Last week was a big week for global mental health. It was the UN General Assembly and we co-organised a side event, “Time to Act on Global Mental Health,” with the Governments of Canada, Ecuador, the Kingdom of Belgium, the Kingdom of the Netherlands and Bahrain, the World Health Organisation, Nexus and the Born This Way Foundation. The event was funded by the Government of Canada. You can watch it here.
The UN Secretary-General provided a video address in which he announced a new initiative, the United Nations Staff Mental Health and Well-Being Strategy, to care for the people who deliver the work of the UN. He said: “For too long mental health has been mostly an afterthought, despite its overwhelming impacts on individuals and communities…. I look forward to strengthening our shared work to promote mental health for everyone, everywhere.”
Cynthia Germanotta, Co-founder and President of the Born This Way Foundation chaired the event accompanied by two youth moderators, Emma McCann and Raghu Appasani. Sitawa Wafula, a mental health activist from Kenya with lived experience, shared her powerful story and her work to support others.
Here are just some of the issues that were covered:
- Ginette Petitpas Taylor, Minister of Health for the Government of Canada, said Canada is determined to keep mental health at the top of the agenda and cited the work of the Alliance of Champions for Mental Health and Wellbeing that Canada has formed with a number of countries to accelerate action across the world.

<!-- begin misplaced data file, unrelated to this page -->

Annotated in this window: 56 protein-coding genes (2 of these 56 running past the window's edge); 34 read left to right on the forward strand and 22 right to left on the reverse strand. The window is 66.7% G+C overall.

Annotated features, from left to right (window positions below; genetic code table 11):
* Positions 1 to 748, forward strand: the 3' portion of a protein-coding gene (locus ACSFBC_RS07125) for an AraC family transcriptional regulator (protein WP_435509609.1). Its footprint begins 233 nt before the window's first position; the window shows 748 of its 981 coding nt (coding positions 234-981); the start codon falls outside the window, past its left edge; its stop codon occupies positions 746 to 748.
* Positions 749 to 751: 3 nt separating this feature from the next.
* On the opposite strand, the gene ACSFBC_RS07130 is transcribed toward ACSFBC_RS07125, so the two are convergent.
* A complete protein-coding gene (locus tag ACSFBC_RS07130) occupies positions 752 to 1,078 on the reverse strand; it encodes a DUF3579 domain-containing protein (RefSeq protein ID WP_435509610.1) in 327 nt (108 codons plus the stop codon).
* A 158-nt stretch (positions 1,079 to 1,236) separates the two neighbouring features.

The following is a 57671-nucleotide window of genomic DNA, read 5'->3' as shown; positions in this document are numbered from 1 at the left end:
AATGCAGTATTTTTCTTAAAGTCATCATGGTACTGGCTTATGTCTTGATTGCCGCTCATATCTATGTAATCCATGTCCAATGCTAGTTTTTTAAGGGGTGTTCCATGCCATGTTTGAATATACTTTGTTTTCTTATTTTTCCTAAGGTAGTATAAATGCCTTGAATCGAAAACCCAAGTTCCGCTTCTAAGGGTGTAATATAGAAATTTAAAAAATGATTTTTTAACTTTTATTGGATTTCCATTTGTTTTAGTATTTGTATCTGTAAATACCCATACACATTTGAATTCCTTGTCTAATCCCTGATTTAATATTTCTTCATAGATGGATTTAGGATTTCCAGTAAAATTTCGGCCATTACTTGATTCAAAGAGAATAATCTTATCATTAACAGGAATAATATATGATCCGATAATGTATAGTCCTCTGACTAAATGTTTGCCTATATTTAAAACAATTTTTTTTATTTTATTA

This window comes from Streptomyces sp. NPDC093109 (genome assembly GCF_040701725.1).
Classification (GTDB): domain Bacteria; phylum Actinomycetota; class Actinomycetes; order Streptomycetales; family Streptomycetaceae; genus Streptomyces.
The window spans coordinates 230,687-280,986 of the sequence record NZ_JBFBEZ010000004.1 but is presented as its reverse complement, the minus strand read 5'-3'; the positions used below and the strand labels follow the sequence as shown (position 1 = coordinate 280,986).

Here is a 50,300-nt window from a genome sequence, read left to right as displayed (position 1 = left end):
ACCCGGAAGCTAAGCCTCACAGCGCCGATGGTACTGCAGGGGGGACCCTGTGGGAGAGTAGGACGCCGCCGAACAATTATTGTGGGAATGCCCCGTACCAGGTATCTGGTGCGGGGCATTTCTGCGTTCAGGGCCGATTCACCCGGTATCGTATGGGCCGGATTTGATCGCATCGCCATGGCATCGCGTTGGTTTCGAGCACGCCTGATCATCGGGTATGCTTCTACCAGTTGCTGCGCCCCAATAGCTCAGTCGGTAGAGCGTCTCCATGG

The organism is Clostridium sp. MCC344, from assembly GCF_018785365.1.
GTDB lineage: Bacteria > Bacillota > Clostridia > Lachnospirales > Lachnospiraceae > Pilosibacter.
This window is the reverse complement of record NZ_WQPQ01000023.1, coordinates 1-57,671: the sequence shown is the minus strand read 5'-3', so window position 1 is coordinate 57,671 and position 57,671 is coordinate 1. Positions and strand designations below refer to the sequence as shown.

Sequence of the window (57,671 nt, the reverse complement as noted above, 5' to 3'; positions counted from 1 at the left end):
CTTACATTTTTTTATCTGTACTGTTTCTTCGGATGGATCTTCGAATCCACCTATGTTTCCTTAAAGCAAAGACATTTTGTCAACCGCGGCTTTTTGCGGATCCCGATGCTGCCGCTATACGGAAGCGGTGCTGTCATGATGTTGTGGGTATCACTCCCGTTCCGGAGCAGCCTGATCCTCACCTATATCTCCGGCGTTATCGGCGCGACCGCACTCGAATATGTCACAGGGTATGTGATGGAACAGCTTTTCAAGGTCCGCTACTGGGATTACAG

- Tedros Adhanom Ghabreyesus, Director General WHO, said mental health is a priority under the WHO’s new 5-year strategy plan. He outlined three key areas for action: increased funding, inclusion of mental health services in benefit packages as part of Universal Health Coverage and addressing mental health as part of the response to the challenge of NCDs.
- Sigrid Kaag, Minister for Foreign Trade and Development Cooperation, Kingdom of the Netherlands, described her government’s focus on tackling mental health in crisis situations in order to promote access, invest in capacity programming and mainstream mental health in everything that is done. She said a new initiative will be launched by the Netherlands with the WHO and ICRC and encouraged as many groups and activists as possible to get involved.
- Maggie De Block, Minister of Health for the Kingdom of Belgium, described the progress made in Belgium including her personal effort to champion access to basic mental health services through reimbursement of treatments by clinical psychologists in primary care.
- Maria Veronica Espinosa, Minister of Public Health of Ecuador, highlighted the importance of mental health in reaching universal health coverage and fostering political support for mental health.
- Waleed Al Manea, the Undersecretary of the Ministry of Health for the Kingdom of Bahrain described the country’s initiative to integrate mental health into primary care, and the commitment of his government to work with others globally to accelerate action on mental health.
- Toshiya Hoshino, Ambassador Deputy Permanent Representative of Japan to the United Nations, noted that mental health was a peace and security priority for Prime Minister Abe.
There was a video address by the Queen of Belgium and remarks by Craig Mokhiber, Deputy to the Assistant Secretary-General for Human Rights, Office of the High Commissioner for Human Rights, Tim Evans, World Bank, Patricia Danzi, Regional Director for Africa of the International Committee of the Red Cross, Patrick Smith, Canadian Mental Health Association, Dr. Judy Kuriansky, University of Columbia.
Participants remembered the 135 people who would lose their life to suicide over the course of the time of the event by holding up white roses.
The event ended on a joyful note celebrating the fact that mental health is part of the Sustainable Development Goals (having been missed out of the Millennium Development Goals) and the intention of all those present take forward the message that now is the #TimeToAct. The event can be watched here.